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October 12, 2015 — North Broward Hospital District (“Broward Health”), a taxpayer financed system of hospitals and health facilities, agreed to pay $69.5 million to settle federal charges that it made illegal payments to physicians using a secret compensation system that rewarded doctors for patient referrals and penalized them for accepting low income patients.
The False Claims Act case was filed by Dr. Michael Reilly, a Fort Lauderdale orthopedic surgeon, who was once approached by Broward Health about becoming a staff physician, which he turned down. In his whistleblower lawsuit, he said the hospital district maintained a secret compensation system for cardiologists, oncologists, and orthopedic surgeons, who collected salaries of $1 million or more. This system rewarded physicians for referrals to hospital services, such as physical therapy, and penalized doctors for taking on low-paying charity cases. Reilly claimed that tying compensation to referrals could lead to raised medical costs by generating unnecessary tests and doctor visits and could compromise patient care.
“Broward Health’s scheme to overcompensate physicians in exchange for referrals over the last eight years has been a deliberate strategic plan to boost hospital admissions and outpatient visits for all paying patients, including patients with Medicare and Medicaid coverage,” the lawsuit claims. “Broward Health’s financial strategists have personally profited from bonus payments based in part on hospital revenues.”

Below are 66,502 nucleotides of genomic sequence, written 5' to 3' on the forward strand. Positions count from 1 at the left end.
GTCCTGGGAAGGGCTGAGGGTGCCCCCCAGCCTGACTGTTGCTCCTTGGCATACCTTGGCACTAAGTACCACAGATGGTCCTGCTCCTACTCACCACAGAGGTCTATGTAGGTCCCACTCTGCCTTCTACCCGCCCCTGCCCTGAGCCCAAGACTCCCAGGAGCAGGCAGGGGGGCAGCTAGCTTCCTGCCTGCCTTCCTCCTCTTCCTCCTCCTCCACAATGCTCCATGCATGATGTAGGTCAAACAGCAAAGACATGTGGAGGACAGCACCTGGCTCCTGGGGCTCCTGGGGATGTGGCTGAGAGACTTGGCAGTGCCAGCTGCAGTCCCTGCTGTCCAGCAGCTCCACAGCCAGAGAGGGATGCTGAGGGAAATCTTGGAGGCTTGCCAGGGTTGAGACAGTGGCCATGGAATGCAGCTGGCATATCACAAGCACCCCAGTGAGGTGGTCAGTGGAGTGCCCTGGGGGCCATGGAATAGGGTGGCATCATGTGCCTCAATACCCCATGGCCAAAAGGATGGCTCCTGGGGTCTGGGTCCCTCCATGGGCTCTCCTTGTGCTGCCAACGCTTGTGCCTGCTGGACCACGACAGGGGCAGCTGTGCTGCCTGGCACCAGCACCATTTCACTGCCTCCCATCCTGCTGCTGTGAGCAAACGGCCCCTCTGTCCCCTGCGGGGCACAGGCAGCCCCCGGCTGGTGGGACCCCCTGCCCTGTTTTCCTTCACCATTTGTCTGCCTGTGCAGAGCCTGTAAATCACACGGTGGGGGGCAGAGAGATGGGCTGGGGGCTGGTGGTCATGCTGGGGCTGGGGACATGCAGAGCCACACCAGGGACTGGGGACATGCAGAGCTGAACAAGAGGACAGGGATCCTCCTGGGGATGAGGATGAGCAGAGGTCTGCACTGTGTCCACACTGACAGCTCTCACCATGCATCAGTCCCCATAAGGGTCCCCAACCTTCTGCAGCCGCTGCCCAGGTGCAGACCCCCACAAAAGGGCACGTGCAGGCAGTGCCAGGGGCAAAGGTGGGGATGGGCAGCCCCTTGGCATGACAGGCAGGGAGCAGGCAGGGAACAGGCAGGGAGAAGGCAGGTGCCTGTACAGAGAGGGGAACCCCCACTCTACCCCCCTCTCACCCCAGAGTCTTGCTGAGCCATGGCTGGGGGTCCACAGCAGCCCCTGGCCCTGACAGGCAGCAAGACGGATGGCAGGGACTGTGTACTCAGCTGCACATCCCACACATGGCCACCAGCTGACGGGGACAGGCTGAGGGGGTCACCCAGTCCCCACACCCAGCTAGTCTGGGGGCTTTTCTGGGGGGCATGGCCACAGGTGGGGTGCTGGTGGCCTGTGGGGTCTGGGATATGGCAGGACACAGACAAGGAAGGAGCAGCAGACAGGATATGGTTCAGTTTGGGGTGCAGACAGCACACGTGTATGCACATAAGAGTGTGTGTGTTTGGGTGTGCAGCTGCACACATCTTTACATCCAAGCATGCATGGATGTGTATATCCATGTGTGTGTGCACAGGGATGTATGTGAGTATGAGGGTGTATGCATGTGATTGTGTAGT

Fraudulent schemes run by hospitals, such as the one discussed above, have long lasting consequences for everyday Americans. Specifically, the diversion of funds due to fraud increases the costs of other legitimate medical services and may foster mechanisms designed to recoup these losses. These mechanisms may result in reduced benefit coverage, changes in eligibility for federal programs, higher premiums for individuals and/or employers, and higher copays. Additionally, physicians performing unnecessary procedures to increase reimbursement compromises patient safety. Healthcare fraud also tarnishes the reputation of the medical community and raises concerns about the ethics governing the conduct of all physicians, not just the bad ones. Thus, healthcare fraud is not a victimless crime and needs to be stopped.
While Waters & Kraus is not handling this particular qui tam case, we are well versed in the False Claims Act and have handled similar complex healthcare fraud cases. If you have comparable claims against a different healthcare provider we can help you report it. Contact us by email or call our qui tam attorneys at 800.226.9880 to learn more about our practice and how we can work together to notify the government of fraudulent abuses.
This article was contributed by Anne Izzo, one of the firm’s whistleblower attorneys.